A model-based test for treatment effects with probabilistic classifications.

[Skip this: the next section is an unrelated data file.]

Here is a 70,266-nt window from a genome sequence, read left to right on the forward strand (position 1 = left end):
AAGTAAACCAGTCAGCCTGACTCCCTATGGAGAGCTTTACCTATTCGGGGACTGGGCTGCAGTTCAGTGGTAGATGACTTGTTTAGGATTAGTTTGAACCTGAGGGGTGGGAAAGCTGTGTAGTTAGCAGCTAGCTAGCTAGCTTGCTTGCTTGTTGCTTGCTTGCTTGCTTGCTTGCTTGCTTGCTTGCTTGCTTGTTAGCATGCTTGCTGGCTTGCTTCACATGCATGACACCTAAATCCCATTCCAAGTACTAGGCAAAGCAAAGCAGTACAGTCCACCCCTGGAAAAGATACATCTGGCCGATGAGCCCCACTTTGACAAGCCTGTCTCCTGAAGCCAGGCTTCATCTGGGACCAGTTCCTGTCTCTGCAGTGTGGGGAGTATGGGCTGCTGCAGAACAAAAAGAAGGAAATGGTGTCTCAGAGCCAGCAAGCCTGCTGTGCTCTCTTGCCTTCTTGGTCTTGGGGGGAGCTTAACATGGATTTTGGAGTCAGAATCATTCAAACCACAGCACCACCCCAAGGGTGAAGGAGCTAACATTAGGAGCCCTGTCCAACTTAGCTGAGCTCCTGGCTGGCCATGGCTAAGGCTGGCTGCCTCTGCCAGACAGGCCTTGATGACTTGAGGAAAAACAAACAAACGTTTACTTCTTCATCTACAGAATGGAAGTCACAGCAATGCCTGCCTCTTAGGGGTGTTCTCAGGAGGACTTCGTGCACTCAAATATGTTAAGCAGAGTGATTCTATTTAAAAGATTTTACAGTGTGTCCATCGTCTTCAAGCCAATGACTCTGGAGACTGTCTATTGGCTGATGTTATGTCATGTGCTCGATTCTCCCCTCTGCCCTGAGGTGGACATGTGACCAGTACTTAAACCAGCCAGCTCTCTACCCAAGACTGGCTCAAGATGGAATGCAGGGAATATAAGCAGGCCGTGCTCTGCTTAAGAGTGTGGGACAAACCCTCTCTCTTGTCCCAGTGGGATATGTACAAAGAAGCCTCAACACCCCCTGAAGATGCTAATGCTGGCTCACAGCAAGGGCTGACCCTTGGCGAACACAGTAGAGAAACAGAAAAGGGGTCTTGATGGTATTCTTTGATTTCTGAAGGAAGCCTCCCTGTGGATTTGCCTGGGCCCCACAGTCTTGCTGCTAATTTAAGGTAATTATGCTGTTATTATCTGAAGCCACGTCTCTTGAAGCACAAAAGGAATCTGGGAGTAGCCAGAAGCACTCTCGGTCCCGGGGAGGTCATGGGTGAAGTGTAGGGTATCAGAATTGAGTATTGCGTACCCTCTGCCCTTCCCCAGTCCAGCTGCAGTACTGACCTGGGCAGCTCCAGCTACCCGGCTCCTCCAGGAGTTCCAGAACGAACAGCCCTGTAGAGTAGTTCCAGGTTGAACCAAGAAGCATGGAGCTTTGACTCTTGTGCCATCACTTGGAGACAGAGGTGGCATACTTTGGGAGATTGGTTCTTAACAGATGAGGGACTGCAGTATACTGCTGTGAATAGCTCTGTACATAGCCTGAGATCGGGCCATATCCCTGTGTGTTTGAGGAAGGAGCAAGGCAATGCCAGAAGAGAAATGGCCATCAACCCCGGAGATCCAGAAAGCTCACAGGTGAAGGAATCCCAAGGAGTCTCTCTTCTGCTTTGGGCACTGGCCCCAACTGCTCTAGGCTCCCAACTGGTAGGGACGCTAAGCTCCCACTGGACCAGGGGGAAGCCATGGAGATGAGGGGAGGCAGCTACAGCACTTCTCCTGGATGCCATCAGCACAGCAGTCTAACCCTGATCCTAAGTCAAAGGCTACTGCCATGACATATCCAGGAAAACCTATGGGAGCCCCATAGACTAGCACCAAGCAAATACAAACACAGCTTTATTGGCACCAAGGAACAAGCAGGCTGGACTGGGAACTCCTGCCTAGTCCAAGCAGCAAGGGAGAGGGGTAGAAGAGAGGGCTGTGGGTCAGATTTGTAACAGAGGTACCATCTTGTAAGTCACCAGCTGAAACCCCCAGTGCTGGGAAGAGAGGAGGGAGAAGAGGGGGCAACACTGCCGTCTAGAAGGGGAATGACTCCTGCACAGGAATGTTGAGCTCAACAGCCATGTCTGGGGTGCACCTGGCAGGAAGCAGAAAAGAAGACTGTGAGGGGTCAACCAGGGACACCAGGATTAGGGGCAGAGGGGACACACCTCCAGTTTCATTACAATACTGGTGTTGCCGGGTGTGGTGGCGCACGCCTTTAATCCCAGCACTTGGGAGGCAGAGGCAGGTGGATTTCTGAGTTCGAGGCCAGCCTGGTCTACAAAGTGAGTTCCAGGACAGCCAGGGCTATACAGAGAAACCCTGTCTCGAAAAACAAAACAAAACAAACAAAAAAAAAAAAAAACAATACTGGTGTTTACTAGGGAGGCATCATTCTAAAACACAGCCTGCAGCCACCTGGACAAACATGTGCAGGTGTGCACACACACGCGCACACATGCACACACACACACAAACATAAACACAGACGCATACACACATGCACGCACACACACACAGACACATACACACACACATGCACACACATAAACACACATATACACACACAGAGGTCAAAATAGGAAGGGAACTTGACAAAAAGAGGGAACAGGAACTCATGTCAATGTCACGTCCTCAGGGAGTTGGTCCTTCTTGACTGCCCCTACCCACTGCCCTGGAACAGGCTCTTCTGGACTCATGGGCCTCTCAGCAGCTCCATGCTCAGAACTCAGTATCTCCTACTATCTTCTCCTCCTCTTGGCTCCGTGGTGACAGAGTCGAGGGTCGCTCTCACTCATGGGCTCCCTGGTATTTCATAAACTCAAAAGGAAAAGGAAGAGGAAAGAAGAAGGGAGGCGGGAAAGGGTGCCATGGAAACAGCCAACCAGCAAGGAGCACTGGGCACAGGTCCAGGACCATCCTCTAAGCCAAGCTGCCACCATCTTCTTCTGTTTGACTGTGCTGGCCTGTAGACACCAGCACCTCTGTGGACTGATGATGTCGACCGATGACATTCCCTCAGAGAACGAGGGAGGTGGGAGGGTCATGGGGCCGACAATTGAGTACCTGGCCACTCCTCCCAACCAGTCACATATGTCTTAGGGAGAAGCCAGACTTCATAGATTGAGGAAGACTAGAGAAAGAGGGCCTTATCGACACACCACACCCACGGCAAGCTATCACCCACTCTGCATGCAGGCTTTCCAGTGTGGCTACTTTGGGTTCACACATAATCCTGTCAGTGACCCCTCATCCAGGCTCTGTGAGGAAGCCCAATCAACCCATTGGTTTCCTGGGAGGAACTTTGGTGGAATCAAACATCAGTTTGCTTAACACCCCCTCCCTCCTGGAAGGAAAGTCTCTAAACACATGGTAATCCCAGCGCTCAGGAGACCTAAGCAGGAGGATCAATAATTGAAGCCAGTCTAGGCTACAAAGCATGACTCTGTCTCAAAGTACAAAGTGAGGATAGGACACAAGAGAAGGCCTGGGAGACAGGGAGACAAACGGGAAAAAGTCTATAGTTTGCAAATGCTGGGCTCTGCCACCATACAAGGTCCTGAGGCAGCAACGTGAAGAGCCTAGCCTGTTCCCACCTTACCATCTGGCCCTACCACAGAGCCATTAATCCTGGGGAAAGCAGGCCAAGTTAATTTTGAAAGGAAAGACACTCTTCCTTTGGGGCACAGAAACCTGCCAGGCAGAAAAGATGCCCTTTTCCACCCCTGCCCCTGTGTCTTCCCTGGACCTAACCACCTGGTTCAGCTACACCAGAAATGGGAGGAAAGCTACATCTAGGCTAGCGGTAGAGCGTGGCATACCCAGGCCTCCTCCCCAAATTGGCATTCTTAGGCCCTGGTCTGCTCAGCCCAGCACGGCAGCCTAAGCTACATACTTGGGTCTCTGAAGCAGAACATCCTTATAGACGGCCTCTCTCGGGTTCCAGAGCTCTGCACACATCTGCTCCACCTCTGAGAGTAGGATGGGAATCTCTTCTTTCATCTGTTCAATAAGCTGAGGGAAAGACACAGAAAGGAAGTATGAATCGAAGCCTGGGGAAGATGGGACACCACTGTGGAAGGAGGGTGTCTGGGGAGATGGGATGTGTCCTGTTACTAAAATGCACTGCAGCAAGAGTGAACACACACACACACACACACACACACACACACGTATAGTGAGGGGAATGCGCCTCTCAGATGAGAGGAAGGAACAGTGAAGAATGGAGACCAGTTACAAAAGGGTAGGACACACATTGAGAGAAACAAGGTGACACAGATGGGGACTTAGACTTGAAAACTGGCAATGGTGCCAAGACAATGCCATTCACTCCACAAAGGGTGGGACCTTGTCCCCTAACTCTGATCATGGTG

Within modern psychology, computational and statistical models play an important role in describing a wide variety of human behavior. Model selection analyses are typically used to classify individuals according to the model(s) that best describe their behavior. These classifications are inherently probabilistic, which presents challenges for performing group-level analyses, such as quantifying the effect of an experimental manipulation. We answer this challenge by presenting a method for quantifying treatment effects in terms of distributional changes in model-based (i.e., probabilistic) classifications across treatment conditions. The method uses hierarchical Bayesian mixture modeling to incorporate classification uncertainty at the individual level into the test for a treatment effect at the group level. We illustrate the method with several worked examples, including a reanalysis of the data from Kellen, Mata, and Davis-Stober (2017), and analyze its performance more generally through simulation studies. Our simulations show that the method is both more powerful and less prone to type-1 errors than Fisher’s exact test when classifications are uncertain. In the special case where classifications are deterministic, we find a near-perfect power-law relationship between the Bayes factor, derived from our method, and the p value obtained from Fisher’s exact test. We provide code in an online supplement that allows researchers to apply the method to their own data. (PsycINFO Database Record (c) 2018 APA, all rights reserved)